The pandemic has created additional barriers for some women, including the “digital divide.” The Centre is working to minimize that barrier. “We’re advocating for phones and laptops and tablets with data for women,” says Kosowan, who works with community partners to help get technology into the hands of women who need it – and the resources to help women use it effectively.
If there are greater challenges associated with this time, Kosowan says she has also observed upsides. “Some women are thriving,” she says, “they are starting businesses – mask making, for instance. They have seen an opportunity and they have taken it.”
The shift to virtual technologies during the pandemic has also led to accelerated progress in one area. “We’re using this time as an opportunity to promote increasing accessibility,” Kosowan says, through a project that enables real-time captioning for the Centre’s online courses and workshops. For those who are deaf, deafened or hard of hearing, or those not as comfortable in English, the captioning is opening doors.
There has been remarkable efforts by community advocates to work together to solve some of the toughest problems, also. Kosowan is particularly heartened by successful collaborations between the City of Toronto and local groups across the city to help the hardest-hit regions of the GTA.
Naomi Omar-Ali (BA 2000, MEd 2012)
Naomi Omar-Ali is the program manager for learning and quality for the Immigration and Refugee Board of Canada (IRB). She leads a team whose role is to enhance the quality of training for adjudicators who preside over immigration and refugee cases. Omar-Ali supports training right across the country, and ensures that the education meets the member learning needs.
“It’s amazing,” Omar-Ali says of her role. “I love that, at the end of the day, it has impact on people’s lives, that it supports those making the decision to help someone have a better life by coming to Canada. It’s a really important role.”
These days, Omar-Ali and her team are stretched. Thirteen members of her fourteen-person team are female. They are now accustomed to being Zoombombed by children doing schoolwork beside their parents.
“Being in a team where people understand your situation has been greatly impactful,” says Omar-Ali. Between her and her husband, the family has six children. Three – twin eight-year old boys and a ten-year old daughter – are being homeschooled. Her husband, an HVAC industry professional, is not always home, so Omar-Ali relies on the support her elderly mother can give.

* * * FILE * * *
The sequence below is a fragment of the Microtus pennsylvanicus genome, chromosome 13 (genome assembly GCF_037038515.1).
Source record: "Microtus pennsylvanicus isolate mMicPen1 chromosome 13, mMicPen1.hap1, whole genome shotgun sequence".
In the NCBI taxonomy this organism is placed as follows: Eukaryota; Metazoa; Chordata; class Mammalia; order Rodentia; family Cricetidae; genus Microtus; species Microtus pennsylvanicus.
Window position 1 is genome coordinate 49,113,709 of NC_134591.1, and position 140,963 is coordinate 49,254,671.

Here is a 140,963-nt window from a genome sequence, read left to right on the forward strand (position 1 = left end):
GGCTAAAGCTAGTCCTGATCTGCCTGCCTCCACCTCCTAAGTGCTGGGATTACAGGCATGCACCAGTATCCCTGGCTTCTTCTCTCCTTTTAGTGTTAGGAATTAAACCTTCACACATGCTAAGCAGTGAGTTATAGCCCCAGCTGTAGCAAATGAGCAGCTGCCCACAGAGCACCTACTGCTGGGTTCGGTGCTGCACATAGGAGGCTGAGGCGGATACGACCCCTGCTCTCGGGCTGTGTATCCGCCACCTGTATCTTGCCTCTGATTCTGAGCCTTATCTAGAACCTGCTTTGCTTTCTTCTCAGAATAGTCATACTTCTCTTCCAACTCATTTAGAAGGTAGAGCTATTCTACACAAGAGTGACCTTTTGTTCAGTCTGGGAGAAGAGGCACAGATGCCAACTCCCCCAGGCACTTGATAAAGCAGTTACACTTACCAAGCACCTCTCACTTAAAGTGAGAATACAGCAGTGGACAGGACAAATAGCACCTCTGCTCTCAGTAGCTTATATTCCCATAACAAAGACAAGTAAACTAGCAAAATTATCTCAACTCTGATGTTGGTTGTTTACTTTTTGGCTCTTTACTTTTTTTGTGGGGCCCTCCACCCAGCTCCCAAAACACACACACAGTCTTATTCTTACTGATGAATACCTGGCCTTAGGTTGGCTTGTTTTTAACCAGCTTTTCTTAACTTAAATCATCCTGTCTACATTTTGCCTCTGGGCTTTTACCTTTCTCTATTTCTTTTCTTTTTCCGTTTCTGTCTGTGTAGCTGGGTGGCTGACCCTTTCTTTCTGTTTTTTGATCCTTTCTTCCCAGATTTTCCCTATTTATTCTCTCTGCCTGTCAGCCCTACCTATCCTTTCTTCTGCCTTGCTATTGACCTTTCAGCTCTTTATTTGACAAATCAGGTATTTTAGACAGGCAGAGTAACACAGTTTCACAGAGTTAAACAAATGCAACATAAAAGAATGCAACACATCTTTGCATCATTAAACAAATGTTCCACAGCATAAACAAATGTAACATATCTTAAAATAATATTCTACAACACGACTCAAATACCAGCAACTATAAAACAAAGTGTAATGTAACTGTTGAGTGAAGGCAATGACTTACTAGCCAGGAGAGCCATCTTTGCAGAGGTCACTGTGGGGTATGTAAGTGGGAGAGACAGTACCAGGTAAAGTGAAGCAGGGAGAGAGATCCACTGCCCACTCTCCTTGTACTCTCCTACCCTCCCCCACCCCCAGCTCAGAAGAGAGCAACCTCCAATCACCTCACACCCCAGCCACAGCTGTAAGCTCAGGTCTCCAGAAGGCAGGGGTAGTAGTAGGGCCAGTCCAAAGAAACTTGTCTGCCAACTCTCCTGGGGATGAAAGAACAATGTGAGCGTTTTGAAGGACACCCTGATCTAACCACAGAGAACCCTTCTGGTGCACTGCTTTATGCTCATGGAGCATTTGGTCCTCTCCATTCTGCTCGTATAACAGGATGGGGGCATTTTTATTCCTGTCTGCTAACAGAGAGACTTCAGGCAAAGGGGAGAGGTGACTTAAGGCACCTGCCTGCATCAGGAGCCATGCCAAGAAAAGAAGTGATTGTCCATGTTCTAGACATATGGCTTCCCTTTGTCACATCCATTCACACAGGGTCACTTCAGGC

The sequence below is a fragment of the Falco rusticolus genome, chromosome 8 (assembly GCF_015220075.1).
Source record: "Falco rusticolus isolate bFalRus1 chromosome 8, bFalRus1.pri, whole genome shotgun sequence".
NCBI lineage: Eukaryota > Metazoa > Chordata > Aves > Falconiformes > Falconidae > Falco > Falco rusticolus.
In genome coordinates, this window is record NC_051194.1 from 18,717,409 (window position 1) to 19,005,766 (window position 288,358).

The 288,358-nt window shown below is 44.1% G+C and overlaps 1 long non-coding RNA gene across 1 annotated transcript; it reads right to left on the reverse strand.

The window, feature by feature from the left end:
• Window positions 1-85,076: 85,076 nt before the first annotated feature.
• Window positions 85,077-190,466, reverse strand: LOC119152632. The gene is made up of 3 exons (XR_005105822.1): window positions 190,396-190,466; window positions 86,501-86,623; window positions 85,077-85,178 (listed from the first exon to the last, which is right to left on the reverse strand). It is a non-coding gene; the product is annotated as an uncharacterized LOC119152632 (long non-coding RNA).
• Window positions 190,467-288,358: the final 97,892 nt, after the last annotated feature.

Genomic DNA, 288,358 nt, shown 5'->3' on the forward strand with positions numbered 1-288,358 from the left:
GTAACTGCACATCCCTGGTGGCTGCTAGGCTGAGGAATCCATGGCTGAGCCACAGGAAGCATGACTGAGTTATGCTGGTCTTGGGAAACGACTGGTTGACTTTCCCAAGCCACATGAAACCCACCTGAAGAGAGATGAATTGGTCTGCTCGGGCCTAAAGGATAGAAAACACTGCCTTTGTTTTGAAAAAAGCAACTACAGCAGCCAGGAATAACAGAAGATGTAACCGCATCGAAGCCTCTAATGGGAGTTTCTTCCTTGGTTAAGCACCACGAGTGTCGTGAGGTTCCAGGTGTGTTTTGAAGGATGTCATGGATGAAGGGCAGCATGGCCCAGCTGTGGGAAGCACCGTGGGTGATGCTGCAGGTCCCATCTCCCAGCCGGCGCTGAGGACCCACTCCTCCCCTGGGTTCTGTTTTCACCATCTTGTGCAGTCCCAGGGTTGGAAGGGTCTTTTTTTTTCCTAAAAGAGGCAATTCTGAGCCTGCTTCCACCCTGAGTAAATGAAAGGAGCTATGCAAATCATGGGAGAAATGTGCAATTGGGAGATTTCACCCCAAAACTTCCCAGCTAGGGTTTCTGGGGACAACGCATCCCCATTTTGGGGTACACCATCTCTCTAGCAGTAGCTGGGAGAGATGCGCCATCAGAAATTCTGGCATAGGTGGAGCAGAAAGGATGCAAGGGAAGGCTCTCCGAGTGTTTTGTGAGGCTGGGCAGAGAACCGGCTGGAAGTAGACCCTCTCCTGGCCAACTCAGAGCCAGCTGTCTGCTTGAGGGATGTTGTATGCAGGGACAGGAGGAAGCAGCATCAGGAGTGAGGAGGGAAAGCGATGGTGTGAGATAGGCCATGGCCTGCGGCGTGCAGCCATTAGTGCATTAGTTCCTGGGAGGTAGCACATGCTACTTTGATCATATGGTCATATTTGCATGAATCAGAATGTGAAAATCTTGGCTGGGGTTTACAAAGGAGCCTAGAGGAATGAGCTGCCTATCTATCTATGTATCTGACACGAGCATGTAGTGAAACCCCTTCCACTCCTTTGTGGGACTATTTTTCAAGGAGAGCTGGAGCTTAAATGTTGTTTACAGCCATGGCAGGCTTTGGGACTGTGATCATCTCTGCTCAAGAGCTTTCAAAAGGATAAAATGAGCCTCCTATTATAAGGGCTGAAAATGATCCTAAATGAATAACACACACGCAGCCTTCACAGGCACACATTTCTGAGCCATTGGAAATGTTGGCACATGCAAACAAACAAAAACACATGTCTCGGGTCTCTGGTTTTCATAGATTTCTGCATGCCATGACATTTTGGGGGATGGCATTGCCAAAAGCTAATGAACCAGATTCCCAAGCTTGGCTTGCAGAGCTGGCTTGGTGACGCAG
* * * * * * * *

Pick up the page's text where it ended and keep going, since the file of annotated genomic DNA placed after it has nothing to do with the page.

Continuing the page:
“My mom is there but she has health issues. I try not to put the burden on her. She moved in so we could help her,” says Omar-Ali.
“Some days it’s a tricky balance,” admits Omar-Ali, who says she’s lucky to be working for the government, which has shown a large degree of sensitivity over the impossible work-life balance.
“There have been days I have needed off, or flexibility with work hours,” she says, where, “I’ll not work for part of the day but will go back at eight or nine o’clock at night.” The younger children still see her as the ‘go-to’ parent (or the home-tech support line), something that she doesn’t see changing.
Omar-Ali wonders about future job security. Through her role, she’s seen first-hand how many have been laid off or displaced due to the pandemic. “It’s very humbling,” says Omar-Ali.
Despite all that, she likes that employers have been forced into recognizing the necessity of work-life balance. “That’s been a bonus for me,” says Omar-Ali, who, pre-pandemic, commuted a total of three hours a day for her job. Now, that job is virtual, giving her more time for her family life. And while she expects that she and her learners will be headed back to the classroom at some point, she thinks that the shift in expectations may be permanent.
Sometimes, though, the boundaries between life and work-from-home are frayed. “When you’re working from home during COVID, even though commute time has gone, the day doesn’t stop until you hit the pillow. The computer is in the bedroom – the only door in the house with a lock other than the bathroom. You’re constantly thinking about work.”
Her job has changed, too. IRB hearings have moved online, impacting how Omar-Ali and her team support member education, and the shift can impact the outcome of those hearings. “As an example, a big part of the [refugee] case is showing up and expressing why you’re a refugee,” says Omar-Ali. But online, that ability to express oneself is deeply impacted. For others, accessing technology and getting online is a barrier. Those conducting the hearings also face technological challenges. The online learning curve has been a steep one to help member adjudicators navigate.
When she’s at the end of her rope and needs a break, Omar-Ali admits she hesitates to take that emergency COVID day-off she needs. “I feel an extra guilt because people are in far worse situations than me,” she says.
Jaspreet (Jessie) Sohi (BA Hons. 2000)
By the time Jessie Sohi completed her Bachelor’s degree in the Management Co-op program at UTSC, she had a full-time job offer from one of her placement companies, IBM.
“The earning opportunities [in tech sales] are endless. This career path is rewarding if you are creative – creativity breeds innovation, and innovation is the key to success,” says Sohi, who was often the only woman on the team. She worked for Oracle and Dell, but later joined Salesforce. As an account executive, she often travelled to the U.S. and across Canada, closing millions of dollars of business.